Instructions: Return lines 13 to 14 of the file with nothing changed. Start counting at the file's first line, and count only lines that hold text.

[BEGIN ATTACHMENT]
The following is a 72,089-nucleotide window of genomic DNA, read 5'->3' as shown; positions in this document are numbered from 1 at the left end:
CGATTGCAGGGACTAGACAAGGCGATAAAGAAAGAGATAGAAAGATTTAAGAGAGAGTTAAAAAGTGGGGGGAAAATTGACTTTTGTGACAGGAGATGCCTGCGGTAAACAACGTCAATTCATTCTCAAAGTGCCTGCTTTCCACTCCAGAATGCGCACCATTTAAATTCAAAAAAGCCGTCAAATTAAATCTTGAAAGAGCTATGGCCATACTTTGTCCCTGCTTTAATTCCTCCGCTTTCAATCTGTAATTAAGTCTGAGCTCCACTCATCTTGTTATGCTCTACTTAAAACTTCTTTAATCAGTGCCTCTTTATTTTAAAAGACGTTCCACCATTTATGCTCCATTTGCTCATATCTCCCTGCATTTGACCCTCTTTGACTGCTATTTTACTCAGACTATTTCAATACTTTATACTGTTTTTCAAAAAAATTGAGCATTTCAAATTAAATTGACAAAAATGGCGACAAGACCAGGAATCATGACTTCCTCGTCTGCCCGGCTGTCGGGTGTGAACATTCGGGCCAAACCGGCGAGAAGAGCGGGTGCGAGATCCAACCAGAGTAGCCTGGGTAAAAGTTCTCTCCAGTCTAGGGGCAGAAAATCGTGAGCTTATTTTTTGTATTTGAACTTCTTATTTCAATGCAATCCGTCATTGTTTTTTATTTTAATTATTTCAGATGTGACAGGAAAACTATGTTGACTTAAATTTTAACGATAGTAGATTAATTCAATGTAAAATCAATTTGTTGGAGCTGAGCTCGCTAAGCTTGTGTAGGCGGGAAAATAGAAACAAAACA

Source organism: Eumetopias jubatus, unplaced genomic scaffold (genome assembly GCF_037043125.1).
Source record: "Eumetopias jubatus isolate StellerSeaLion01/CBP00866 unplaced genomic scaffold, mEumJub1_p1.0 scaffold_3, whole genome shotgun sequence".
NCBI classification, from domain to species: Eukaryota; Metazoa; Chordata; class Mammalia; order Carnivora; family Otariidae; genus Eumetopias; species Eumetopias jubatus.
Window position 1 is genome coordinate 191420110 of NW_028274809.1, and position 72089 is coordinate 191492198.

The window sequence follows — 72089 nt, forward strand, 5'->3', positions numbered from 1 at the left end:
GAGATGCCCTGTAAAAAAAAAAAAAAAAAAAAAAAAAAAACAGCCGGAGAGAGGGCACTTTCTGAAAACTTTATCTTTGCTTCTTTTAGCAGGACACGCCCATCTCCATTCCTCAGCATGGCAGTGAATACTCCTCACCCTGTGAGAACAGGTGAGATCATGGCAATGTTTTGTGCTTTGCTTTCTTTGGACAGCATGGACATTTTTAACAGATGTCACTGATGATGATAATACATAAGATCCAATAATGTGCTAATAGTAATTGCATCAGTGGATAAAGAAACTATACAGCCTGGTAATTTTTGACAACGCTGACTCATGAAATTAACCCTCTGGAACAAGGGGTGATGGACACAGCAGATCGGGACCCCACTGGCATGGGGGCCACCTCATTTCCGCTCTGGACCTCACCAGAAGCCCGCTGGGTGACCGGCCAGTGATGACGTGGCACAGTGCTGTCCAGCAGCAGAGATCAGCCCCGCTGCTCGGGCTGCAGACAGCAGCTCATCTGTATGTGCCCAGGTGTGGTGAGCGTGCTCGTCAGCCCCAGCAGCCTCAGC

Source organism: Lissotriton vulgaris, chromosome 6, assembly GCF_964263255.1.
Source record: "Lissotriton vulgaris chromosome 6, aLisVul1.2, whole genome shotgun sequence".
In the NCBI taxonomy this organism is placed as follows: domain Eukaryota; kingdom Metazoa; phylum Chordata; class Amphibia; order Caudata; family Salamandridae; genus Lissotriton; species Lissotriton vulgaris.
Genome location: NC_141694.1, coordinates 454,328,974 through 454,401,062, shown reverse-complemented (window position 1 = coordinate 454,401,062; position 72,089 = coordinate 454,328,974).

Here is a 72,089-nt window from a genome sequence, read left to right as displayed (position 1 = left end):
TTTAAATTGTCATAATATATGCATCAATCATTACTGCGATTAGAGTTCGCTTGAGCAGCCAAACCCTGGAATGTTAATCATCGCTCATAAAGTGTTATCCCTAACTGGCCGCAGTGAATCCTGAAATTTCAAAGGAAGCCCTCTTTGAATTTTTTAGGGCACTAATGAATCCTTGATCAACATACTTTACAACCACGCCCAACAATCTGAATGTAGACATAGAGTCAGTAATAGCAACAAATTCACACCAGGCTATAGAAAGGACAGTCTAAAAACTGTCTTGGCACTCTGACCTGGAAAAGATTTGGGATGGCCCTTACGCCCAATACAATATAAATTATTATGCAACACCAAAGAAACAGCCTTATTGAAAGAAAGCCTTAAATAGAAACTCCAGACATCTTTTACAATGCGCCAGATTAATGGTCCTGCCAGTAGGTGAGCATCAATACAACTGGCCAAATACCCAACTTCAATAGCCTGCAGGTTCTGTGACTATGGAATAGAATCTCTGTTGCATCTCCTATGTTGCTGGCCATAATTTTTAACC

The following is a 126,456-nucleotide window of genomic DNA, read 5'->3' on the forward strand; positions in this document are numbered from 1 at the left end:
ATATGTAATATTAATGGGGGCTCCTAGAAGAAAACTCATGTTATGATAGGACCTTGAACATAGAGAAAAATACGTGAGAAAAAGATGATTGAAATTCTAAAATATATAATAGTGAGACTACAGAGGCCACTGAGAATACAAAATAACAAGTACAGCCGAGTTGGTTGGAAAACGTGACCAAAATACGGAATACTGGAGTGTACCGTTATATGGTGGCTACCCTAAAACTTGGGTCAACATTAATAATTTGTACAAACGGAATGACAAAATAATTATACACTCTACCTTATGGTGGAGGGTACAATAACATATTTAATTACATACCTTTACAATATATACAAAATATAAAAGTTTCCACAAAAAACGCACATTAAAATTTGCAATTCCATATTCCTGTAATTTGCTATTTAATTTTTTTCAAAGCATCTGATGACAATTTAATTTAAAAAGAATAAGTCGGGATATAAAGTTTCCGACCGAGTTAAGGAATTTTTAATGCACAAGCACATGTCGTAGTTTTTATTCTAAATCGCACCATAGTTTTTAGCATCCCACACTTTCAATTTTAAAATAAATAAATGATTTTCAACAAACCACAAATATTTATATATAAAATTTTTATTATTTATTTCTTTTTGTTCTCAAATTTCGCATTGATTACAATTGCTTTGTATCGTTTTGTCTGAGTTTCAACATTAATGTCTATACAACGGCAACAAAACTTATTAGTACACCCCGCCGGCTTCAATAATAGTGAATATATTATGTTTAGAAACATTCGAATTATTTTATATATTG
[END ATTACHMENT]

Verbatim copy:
Here is a 72,089-nt window from a genome sequence, read left to right as displayed (position 1 = left end):
TTTAAATTGTCATAATATATGCATCAATCATTACTGCGATTAGAGTTCGCTTGAGCAGCCAAACCCTGGAATGTTAATCATCGCTCATAAAGTGTTATCCCTAACTGGCCGCAGTGAATCCTGAAATTTCAAAGGAAGCCCTCTTTGAATTTTTTAGGGCACTAATGAATCCTTGATCAACATACTTTACAACCACGCCCAACAATCTGAATGTAGACATAGAGTCAGTAATAGCAACAAATTCACACCAGGCTATAGAAAGGACAGTCTAAAAACTGTCTTGGCACTCTGACCTGGAAAAGATTTGGGATGGCCCTTACGCCCAATACAATATAAATTATTATGCAACACCAAAGAAACAGCCTTATTGAAAGAAAGCCTTAAATAGAAACTCCAGACATCTTTTACAATGCGCCAGATTAATGGTCCTGCCAGTAGGTGAGCATCAATACAACTGGCCAAATACCCAACTTCAATAGCCTGCAGGTTCTGTGACTATGGAATAGAATCTCTGTTGCATCTCCTATGTTGCTGGCCATAATTTTTAACC